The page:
Keratinocyte dysplasia in hematopoietic stem cell transplantation recipients in the day-28-to-84 posttransplantation period.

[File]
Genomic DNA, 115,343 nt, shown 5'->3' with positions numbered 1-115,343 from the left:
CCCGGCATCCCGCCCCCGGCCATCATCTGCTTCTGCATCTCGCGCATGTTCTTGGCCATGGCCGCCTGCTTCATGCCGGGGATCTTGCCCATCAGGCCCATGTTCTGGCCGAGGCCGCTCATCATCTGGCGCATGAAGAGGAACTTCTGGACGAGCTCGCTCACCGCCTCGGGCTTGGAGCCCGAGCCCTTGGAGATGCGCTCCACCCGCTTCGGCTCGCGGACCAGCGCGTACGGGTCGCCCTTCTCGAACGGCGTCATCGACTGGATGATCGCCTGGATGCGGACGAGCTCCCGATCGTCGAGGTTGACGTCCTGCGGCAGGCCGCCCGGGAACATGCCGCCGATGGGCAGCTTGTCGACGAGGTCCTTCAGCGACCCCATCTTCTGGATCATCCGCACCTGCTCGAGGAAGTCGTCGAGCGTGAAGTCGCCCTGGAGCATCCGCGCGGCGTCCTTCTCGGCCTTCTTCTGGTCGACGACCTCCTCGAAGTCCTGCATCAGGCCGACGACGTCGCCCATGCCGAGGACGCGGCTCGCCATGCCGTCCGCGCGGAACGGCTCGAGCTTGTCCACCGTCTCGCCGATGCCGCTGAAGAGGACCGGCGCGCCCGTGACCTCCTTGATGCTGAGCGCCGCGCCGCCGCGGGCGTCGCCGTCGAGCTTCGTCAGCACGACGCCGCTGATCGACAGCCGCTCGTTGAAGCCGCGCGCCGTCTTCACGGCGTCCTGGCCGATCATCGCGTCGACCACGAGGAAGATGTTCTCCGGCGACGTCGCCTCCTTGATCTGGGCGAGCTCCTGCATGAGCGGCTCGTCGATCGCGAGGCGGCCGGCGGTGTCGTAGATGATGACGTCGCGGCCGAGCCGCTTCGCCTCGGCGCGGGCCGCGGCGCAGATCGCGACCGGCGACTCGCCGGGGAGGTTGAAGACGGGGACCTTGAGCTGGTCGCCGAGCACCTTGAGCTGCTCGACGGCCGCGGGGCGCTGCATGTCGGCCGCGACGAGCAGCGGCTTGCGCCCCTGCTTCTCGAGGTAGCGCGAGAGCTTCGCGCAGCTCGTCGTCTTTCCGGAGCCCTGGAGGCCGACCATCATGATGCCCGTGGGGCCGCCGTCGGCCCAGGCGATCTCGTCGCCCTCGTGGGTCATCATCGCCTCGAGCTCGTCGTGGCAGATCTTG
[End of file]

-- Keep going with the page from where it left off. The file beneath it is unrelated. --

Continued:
ABSTRACT Severe keratinocyte dysplasia (SKD) has been reported as a common event in the early posttransplantation period of hematopoietic stem cell transplantation patients. The purpose of our study is to determine the possible causes of SKD during the intermediate posttransplantation period and to ascertain its prevalence in skin biopsies. Skin biopsy slides, obtained from hematopoietic stem cell transplantation recipients who were days 28 to 84 posttransplantation, were evaluated for SKD. Forty-four examples of SKD were identified in 467 slides, or 9%. Thirty-seven patients were evaluated as cases in a case-control design. SKD was strongly associated with a conditioning regimen containing busulfan with an odds ratio of 7.25 (P = .0002). In a multivariate-adjusted analysis, SKD was not associated with cyclophosphamide, fludarabine, total-body irradiation, or a nonmyeloablative conditioning regimen. SKD was not associated with clinical acute graft-versus-host disease. SKD histology gradually resolved, reaching a normal histology after an average of 241 days. This study finds that severe keratinocyte dysplasia in the period 28 to 84 days post-HSCT is strongly associated with a busulfan-conditioning regimen.